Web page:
This piece was written by Stephanie Matthiessen.

I’m writing a novel about Michal, the first wife of David and the daughter of Saul. Don’t worry, no one else has heard of her either, unless maybe they’re from Israel. Someone recently asked me what the book is about and, instead of giving my usual, vague, I’d-rather-not-say answer, I actually told them. Spoiler: it’s about forgiveness. Unconditional forgiveness. I added the qualifier for fear one would assume it’s about personal atonement and self-improvement. It’s not. It’s not a self-help book in disguise. It’s a love story.

Michal and, of course, her much more famous…

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Everything Happens for a Reason ... And Other Lies I've Loved

Everything Happens for a Reason … And Other Lies I’ve Loved

My mom has a very useful phrase that, because she’s our mom, my siblings and I use to mock her mercilessly: “Gently but firmly.”

“Gently but firmly” works for closing the microwave door, breaking up with a bad boyfriend, and asking for a raise. It doesn’t work for everything — sometimes a person has to be more firm than gentle, or vice versa, but it works for a surprising number of situations. It works so well in Kate Bowler‘s new memoir, Everything Happens for a Reason: And Other Lies I’ve Loved. Bowler is an assistant professor at Duke Divinity School, a graduate…

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True Belonging and the Perils of Braving the Wilderness on Social Media

True Belonging and the Perils of Braving the Wilderness on Social Media

In the most recent On Being interview with Krista Tippett and Brené Brown, they discuss Brown’s latest book Braving the Wilderness and many of Brown’s concepts.  Early in their conversation, they talk about how we are made for connection. Brown says, “It’s partly because we are neuro-biologically hardwired for belonging and connection. We’re hardwired to want it, and need it so much, that the first thing we do is sacrifice ourselves and who we are to achieve it.”

Brown’s claims here align with my research on social media and my personal experience with social media. Many of us engage social media…

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A New Chapter

A New Chapter

One of the most memorable moments in all of Western literature is in Augustine’s Confessions. In 383, the future Bishop of Hippo was 29 years old, and not yet a baptized Christian. He was, however, a brilliant and earnest inquirer after truth, and Christianity was a young thing with many sharp competitors. Augustine had traveled from his birthplace in North Africa to Rome: the capital of its time and world, if not yet of gelato. He sought learning there in the schools of rhetoric, supported by his holy mother Monica, and working as a teacher to patrician Latin-speakers. In attitudes…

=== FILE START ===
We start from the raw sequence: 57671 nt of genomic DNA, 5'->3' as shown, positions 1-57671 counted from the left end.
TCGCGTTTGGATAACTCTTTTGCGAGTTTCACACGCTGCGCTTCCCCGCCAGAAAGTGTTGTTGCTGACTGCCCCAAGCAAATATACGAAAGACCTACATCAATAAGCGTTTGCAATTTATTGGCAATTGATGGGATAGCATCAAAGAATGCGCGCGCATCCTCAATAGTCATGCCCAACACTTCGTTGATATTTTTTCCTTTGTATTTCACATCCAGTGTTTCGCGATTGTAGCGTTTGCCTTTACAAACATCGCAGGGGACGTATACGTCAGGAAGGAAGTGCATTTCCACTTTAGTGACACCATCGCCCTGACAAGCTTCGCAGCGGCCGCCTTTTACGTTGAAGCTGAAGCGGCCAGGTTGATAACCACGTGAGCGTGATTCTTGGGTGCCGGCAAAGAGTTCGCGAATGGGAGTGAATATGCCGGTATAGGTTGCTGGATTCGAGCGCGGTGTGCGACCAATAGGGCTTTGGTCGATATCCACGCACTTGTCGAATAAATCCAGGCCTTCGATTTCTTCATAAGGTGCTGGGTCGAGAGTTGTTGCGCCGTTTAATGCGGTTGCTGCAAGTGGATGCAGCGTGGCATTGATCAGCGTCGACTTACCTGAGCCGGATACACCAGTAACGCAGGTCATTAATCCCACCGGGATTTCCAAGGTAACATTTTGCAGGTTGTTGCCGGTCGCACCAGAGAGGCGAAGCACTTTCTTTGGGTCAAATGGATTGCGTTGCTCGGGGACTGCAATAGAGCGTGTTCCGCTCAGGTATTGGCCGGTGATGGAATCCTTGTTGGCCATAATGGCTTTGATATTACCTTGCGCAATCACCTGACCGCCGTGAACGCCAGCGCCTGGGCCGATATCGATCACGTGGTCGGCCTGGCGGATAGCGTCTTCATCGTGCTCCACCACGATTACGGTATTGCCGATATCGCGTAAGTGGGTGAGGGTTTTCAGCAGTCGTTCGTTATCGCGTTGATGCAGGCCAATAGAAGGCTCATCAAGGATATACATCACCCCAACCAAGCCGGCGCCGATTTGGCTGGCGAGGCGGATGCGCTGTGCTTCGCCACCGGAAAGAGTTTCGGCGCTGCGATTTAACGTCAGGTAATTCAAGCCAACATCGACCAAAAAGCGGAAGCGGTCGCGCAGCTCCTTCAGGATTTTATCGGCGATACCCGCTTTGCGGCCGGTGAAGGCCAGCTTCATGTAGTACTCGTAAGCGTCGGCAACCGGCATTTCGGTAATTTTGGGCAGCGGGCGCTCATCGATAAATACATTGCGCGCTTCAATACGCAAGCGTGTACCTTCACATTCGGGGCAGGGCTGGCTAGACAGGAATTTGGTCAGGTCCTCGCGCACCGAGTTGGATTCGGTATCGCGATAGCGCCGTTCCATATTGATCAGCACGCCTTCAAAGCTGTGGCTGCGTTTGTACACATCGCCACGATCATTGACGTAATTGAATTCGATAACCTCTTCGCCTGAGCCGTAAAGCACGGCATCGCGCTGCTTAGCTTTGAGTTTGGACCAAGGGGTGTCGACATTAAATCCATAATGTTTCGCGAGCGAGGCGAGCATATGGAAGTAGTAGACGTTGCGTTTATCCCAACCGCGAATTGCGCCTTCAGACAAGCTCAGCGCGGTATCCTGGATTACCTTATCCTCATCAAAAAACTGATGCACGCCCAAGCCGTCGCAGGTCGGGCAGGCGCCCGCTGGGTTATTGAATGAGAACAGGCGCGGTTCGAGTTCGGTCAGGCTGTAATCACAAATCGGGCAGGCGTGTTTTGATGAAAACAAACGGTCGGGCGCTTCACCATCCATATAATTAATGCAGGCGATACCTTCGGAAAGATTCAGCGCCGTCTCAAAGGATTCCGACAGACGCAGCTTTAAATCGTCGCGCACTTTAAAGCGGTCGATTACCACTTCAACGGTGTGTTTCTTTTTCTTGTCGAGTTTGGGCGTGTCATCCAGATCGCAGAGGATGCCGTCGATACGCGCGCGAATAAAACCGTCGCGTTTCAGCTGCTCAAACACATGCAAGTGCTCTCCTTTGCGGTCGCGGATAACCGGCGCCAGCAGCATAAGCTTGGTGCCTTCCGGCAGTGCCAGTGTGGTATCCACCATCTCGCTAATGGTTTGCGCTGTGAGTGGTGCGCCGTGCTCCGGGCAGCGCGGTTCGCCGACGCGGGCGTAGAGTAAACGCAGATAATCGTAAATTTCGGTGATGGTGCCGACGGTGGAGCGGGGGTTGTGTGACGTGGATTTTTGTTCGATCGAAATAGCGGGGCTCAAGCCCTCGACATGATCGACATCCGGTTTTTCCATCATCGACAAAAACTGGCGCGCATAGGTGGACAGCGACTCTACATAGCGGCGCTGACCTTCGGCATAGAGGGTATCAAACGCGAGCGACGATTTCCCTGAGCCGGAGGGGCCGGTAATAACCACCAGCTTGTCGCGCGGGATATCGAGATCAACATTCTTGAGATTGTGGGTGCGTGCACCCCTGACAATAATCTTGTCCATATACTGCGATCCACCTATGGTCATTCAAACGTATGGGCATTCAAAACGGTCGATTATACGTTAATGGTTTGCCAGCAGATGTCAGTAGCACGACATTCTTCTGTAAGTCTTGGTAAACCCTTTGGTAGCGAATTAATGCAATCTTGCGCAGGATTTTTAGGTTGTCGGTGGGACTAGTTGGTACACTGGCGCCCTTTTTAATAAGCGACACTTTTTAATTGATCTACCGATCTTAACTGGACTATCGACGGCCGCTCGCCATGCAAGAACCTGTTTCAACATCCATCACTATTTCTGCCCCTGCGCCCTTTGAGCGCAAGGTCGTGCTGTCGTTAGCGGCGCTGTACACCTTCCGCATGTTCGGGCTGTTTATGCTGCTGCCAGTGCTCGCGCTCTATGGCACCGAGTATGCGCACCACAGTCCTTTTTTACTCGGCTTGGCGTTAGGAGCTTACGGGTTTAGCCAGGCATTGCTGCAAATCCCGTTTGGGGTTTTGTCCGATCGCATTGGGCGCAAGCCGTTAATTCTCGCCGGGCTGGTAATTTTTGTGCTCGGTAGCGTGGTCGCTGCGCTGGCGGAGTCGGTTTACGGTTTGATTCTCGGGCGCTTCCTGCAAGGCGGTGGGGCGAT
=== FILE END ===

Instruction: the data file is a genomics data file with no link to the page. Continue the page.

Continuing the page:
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"A Broth of False and True": Frederick Buechner's Godric

“A Broth of False and True”: Frederick Buechner’s Godric

My friend John and I are the sole members of an organization we call “The Nerd Book Club.” Once a month or so, we grab coffee and talk about books we’ve always wanted to read but lacked the self-discipline to finish on our own. Recently, we committed to read a novel that has been on my bookshelf for nearly two decades: “Godric,” by Frederick Buechner. After finishing it, I warmly recommend its perusal at any Mockingbird-sanctioned soirée.

Here’s why. The novel, loosely based on the historical account of a 12th-century Anglo-Saxon holy man, Godric of Finchale, narrates the story…

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Peace/Love/Elvis: The Death of Ambition, and Also of Denis Johnson

Peace/Love/Elvis: The Death of Ambition, and Also of Denis Johnson

It’s hard to say exactly when the plummet of Elvis Presley began. Some say in the late 60s, some say the early 70s. Some might say as early as 1958, when he was drafted into the Army. In any case, there’s no denying the devilish phase of physical and mental deterioration which carried him to his death, at age 42, in 1977. The last thing the King saw in this world was the cold tile, probably, of his bathroom wall.

During the height of his career, Elvis seemed a different man, if even a man he was. I need not say…

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Incomplete Math and the Paradox of Grace

Incomplete Math and the Paradox of Grace

Achilles: “Well, the best way I know to explain it is to quote the words of another old Zen master, Kyōgen. Kyōgen said: ‘Zen is like a man hanging in a tree by his teeth over a precipice. His hands grasp no branch, his feet rest on no limb, and under the tree another person asks him: “Why did the Bodhidharma come to China from India?’ If the man in the tree does not answer, he fails; and if he does answer, he falls and loses his life. Now what shall he do?”

Tortoise: “That’s clear; he should give up Zen,…